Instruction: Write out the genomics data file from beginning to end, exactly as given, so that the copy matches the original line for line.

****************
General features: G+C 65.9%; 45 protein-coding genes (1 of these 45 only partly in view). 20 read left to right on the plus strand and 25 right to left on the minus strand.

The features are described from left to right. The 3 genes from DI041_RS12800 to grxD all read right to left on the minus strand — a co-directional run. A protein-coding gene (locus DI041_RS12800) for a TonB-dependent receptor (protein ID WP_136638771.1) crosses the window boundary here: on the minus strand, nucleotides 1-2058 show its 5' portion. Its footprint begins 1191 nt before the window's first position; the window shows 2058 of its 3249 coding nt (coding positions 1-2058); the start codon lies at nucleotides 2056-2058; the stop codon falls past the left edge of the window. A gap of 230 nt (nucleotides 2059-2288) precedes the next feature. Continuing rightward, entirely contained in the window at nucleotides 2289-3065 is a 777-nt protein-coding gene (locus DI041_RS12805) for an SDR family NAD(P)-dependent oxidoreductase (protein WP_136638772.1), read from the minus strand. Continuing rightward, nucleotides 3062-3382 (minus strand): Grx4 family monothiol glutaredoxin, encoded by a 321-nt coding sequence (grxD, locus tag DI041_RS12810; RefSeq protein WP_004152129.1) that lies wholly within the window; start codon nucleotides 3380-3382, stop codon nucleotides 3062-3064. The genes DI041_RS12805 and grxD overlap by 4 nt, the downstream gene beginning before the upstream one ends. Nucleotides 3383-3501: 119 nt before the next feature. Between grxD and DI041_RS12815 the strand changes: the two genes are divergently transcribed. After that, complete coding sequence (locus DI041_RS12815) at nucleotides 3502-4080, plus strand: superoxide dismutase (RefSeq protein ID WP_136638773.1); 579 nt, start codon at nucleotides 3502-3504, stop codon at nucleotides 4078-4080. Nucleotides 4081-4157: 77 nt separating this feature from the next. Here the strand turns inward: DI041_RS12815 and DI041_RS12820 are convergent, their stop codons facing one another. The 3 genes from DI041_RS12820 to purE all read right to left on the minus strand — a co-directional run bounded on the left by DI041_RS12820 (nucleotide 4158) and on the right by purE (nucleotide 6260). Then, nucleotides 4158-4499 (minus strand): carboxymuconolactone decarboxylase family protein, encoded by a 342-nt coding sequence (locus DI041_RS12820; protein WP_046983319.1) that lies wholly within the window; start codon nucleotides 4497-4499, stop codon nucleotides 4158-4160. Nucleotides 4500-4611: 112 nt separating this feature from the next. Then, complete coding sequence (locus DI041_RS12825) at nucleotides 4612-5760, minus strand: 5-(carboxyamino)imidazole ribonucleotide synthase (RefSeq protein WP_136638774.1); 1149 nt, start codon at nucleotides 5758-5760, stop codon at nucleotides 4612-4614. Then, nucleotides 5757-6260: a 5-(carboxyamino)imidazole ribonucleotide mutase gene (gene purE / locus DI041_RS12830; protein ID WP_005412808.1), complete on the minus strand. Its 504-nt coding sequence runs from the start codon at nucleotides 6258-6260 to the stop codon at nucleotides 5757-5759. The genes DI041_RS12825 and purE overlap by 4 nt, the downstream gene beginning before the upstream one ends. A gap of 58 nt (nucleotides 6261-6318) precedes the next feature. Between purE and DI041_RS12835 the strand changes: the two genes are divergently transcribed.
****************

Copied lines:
General features: G+C 65.9%; 45 protein-coding genes (1 of these 45 only partly in view). 20 read left to right on the plus strand and 25 right to left on the minus strand.

The features are described from left to right. The 3 genes from DI041_RS12800 to grxD all read right to left on the minus strand — a co-directional run. A protein-coding gene (locus DI041_RS12800) for a TonB-dependent receptor (protein ID WP_136638771.1) crosses the window boundary here: on the minus strand, nucleotides 1-2058 show its 5' portion. Its footprint begins 1191 nt before the window's first position; the window shows 2058 of its 3249 coding nt (coding positions 1-2058); the start codon lies at nucleotides 2056-2058; the stop codon falls past the left edge of the window. A gap of 230 nt (nucleotides 2059-2288) precedes the next feature. Continuing rightward, entirely contained in the window at nucleotides 2289-3065 is a 777-nt protein-coding gene (locus DI041_RS12805) for an SDR family NAD(P)-dependent oxidoreductase (protein WP_136638772.1), read from the minus strand. Continuing rightward, nucleotides 3062-3382 (minus strand): Grx4 family monothiol glutaredoxin, encoded by a 321-nt coding sequence (grxD, locus tag DI041_RS12810; RefSeq protein WP_004152129.1) that lies wholly within the window; start codon nucleotides 3380-3382, stop codon nucleotides 3062-3064. The genes DI041_RS12805 and grxD overlap by 4 nt, the downstream gene beginning before the upstream one ends. Nucleotides 3383-3501: 119 nt before the next feature. Between grxD and DI041_RS12815 the strand changes: the two genes are divergently transcribed. After that, complete coding sequence (locus DI041_RS12815) at nucleotides 3502-4080, plus strand: superoxide dismutase (RefSeq protein ID WP_136638773.1); 579 nt, start codon at nucleotides 3502-3504, stop codon at nucleotides 4078-4080. Nucleotides 4081-4157: 77 nt separating this feature from the next. Here the strand turns inward: DI041_RS12815 and DI041_RS12820 are convergent, their stop codons facing one another. The 3 genes from DI041_RS12820 to purE all read right to left on the minus strand — a co-directional run bounded on the left by DI041_RS12820 (nucleotide 4158) and on the right by purE (nucleotide 6260). Then, nucleotides 4158-4499 (minus strand): carboxymuconolactone decarboxylase family protein, encoded by a 342-nt coding sequence (locus DI041_RS12820; protein WP_046983319.1) that lies wholly within the window; start codon nucleotides 4497-4499, stop codon nucleotides 4158-4160. Nucleotides 4500-4611: 112 nt separating this feature from the next. Then, complete coding sequence (locus DI041_RS12825) at nucleotides 4612-5760, minus strand: 5-(carboxyamino)imidazole ribonucleotide synthase (RefSeq protein WP_136638774.1); 1149 nt, start codon at nucleotides 5758-5760, stop codon at nucleotides 4612-4614. Then, nucleotides 5757-6260: a 5-(carboxyamino)imidazole ribonucleotide mutase gene (gene purE / locus DI041_RS12830; protein ID WP_005412808.1), complete on the minus strand. Its 504-nt coding sequence runs from the start codon at nucleotides 6258-6260 to the stop codon at nucleotides 5757-5759. The genes DI041_RS12825 and purE overlap by 4 nt, the downstream gene beginning before the upstream one ends. A gap of 58 nt (nucleotides 6261-6318) precedes the next feature. Between purE and DI041_RS12835 the strand changes: the two genes are divergently transcribed.